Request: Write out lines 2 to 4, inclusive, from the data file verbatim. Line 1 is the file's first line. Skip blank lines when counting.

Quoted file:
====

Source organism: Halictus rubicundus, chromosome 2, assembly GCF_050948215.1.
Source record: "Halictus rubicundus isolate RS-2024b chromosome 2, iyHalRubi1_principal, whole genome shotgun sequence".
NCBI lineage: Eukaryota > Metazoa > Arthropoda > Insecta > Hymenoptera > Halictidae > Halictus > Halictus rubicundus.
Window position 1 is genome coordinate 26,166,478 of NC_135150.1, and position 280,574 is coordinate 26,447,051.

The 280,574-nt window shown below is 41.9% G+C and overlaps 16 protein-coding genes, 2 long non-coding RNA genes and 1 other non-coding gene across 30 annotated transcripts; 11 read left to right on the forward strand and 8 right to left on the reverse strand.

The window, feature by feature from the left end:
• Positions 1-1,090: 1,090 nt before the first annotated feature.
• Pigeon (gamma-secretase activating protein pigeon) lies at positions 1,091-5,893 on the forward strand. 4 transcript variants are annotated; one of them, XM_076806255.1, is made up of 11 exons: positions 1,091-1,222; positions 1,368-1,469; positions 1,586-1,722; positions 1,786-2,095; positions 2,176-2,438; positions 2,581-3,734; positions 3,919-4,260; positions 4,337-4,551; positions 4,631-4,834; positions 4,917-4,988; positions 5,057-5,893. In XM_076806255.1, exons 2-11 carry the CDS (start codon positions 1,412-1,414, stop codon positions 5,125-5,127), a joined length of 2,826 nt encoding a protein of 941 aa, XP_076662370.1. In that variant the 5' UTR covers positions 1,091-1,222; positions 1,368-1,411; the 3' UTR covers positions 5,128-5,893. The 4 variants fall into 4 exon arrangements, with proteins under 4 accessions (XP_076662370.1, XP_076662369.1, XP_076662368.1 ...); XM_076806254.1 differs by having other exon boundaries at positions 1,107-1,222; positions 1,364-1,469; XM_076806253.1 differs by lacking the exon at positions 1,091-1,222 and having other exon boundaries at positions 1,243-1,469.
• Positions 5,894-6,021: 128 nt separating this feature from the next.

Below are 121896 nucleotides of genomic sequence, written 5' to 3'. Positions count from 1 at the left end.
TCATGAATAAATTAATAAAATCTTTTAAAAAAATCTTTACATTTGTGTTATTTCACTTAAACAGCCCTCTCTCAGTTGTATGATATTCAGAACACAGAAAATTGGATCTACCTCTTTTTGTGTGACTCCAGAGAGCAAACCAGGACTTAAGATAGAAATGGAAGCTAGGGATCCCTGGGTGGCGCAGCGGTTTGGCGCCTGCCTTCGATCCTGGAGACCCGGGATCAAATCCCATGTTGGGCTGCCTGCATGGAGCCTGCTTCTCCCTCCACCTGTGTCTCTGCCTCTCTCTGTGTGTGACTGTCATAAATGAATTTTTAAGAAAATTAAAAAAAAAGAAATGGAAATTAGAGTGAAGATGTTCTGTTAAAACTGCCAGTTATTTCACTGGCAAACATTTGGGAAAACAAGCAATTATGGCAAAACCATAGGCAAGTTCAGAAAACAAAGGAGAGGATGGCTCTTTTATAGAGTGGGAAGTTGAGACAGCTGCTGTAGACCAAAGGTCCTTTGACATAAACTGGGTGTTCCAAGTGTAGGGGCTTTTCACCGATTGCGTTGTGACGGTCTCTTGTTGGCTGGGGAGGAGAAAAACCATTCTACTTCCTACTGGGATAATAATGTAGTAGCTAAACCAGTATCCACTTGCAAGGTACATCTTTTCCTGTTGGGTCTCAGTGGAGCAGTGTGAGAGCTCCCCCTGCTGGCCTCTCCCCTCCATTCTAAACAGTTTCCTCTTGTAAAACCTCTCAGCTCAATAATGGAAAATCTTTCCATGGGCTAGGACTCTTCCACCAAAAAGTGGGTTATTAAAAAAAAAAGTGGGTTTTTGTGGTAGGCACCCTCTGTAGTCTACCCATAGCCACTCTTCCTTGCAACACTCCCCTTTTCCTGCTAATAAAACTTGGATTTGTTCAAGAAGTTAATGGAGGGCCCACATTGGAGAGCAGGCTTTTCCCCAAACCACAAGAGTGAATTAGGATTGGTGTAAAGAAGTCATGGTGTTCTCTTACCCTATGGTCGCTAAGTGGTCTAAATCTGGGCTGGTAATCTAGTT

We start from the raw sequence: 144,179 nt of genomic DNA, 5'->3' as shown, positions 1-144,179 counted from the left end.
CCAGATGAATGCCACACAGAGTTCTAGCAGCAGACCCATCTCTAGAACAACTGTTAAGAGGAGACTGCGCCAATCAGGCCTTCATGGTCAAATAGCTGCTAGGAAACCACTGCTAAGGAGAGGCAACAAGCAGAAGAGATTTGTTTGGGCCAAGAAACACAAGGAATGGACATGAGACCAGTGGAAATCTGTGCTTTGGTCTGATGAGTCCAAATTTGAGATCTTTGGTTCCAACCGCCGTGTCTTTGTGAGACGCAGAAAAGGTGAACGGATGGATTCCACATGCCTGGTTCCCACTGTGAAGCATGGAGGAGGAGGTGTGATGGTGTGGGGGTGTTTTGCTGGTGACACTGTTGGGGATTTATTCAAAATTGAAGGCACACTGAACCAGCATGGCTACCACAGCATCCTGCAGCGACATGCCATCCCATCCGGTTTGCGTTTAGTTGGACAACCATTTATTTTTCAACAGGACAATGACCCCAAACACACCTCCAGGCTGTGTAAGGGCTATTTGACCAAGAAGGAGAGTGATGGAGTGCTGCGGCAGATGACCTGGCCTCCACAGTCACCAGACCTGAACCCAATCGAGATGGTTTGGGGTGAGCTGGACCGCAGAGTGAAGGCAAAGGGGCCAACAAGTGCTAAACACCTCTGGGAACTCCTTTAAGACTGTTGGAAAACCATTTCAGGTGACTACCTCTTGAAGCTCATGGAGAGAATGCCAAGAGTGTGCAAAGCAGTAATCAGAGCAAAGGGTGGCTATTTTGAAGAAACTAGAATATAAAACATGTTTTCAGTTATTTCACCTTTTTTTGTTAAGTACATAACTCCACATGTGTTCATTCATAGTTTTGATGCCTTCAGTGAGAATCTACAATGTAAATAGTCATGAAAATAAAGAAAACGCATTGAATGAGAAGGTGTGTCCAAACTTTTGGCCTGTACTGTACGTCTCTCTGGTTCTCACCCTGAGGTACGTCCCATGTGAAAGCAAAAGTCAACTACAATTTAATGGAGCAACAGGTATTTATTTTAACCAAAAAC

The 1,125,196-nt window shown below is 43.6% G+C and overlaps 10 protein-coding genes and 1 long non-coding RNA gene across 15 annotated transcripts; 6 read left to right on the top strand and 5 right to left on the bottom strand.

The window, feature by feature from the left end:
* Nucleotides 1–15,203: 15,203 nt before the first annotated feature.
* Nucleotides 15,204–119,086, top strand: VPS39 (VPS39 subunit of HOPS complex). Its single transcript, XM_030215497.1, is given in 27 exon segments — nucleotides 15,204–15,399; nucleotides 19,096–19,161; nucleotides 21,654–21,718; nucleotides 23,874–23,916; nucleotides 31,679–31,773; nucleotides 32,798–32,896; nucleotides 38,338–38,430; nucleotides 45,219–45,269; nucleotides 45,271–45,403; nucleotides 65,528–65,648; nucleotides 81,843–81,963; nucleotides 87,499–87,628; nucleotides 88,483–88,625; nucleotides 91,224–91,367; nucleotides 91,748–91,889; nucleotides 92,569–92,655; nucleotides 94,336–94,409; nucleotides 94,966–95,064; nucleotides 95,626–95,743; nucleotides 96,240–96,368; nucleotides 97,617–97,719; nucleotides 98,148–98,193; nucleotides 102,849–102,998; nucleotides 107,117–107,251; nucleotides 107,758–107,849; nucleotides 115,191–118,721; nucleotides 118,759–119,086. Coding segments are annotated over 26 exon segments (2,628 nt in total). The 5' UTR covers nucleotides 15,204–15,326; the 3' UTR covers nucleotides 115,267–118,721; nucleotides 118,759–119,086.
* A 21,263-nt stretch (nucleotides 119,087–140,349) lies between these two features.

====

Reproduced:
Source record: "Halictus rubicundus isolate RS-2024b chromosome 2, iyHalRubi1_principal, whole genome shotgun sequence".
NCBI lineage: Eukaryota > Metazoa > Arthropoda > Insecta > Hymenoptera > Halictidae > Halictus > Halictus rubicundus.
Window position 1 is genome coordinate 26,166,478 of NC_135150.1, and position 280,574 is coordinate 26,447,051.